What is the meaning of the Pre-cambering

What is the meaning of the Pre-cambering

 Pre-cambering reduces the deflection under the loads, being one of the requirements of deflection checking. For usual simple supported girders, the problem is relatively simple, more complex is the pre-cambering problem at continuous and frame structures, especially in bridges where different construction phases and also positions of the convoy have to be considered. Camber in a beam can be designed to compensate for either
    1. A certain percentage of the dead load deflection
    2. The full dead load deflection 
    3. The full dead load deflection as well as a  percentage of the life load deflection 
  1. Camber is usually designed to compensate for deflections caused by pre-composite dead dead loads
Advantage of the Cambering
  1. Supporting beams will deflect under a load of concrete being placed.
  2. This deflection can be exaggerated in a composite floor system where the full strength of the system is not achieved until the concrete has cured.
  3. Cambered beams should deflect to a straight line if load and deflection are predicted accurately and camber equals deflection.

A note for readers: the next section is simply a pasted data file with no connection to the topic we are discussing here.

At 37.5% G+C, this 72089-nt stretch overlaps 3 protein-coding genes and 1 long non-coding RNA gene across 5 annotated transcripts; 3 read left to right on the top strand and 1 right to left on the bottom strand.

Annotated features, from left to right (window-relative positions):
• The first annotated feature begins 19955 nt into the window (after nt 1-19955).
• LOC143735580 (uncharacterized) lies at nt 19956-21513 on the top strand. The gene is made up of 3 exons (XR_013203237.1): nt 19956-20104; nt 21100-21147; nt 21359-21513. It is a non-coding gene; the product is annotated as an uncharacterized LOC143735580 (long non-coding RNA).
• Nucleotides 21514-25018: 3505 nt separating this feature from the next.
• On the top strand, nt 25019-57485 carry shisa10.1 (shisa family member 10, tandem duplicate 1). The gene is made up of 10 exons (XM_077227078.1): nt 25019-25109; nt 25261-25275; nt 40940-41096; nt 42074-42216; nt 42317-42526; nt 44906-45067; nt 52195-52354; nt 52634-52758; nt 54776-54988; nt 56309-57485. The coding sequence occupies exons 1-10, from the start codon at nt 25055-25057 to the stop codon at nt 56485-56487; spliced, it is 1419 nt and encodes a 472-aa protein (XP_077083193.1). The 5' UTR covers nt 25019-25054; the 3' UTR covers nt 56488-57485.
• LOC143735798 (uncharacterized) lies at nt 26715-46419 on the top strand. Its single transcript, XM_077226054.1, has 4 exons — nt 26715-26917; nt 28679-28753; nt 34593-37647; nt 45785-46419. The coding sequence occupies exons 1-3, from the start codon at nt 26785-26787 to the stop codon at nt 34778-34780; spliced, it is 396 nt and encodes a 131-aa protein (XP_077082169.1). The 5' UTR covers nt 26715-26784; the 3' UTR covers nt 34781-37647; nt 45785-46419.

1. This allows the floor slab to be flat while maintaining a consistent thickness.
  4. If Beams are not cambered the deflection under the load of the wet concrete will result in a ponding effect in the concrete.
  5. To create a flat floor in this situation the concrete will need to be thicker at the center of the bay where the deflection is the greatest.
  6. The volume of concrete used will typically be 10-15% more than if the floor is a constant thickness.
Disadvantage of the Cambering
  1. The use of cambered beams will, to a certain degree, be limited by other aspects of the design for a structure.
  2. Due to the complexity in detailing, fabrication, and fit-up associated with moment connections, the camber should not be used in moment connected beams.
  3. Beams with simple framing connections ma be cambered because the end rotational resistance of a simple connection is a small comparison to that of moment connection.
  4. The processes used to create camber in beams, as well as the actual deflections under a load of cambered beams, are not exact.
  5. Care needs to be taken in the specification and fabrication of camber to ensure that a beam, once in place and under load, will perform within tolerances.
  6. Levelness and consistent floor thickness can be a problem.
  7. The diagrams above show two possible results of chambered beams not deflecting as predicted under the load of the wet(Plastic) concrete.
    1. Stud heads are exposed
    2. Top of slab elevation out of tolerance

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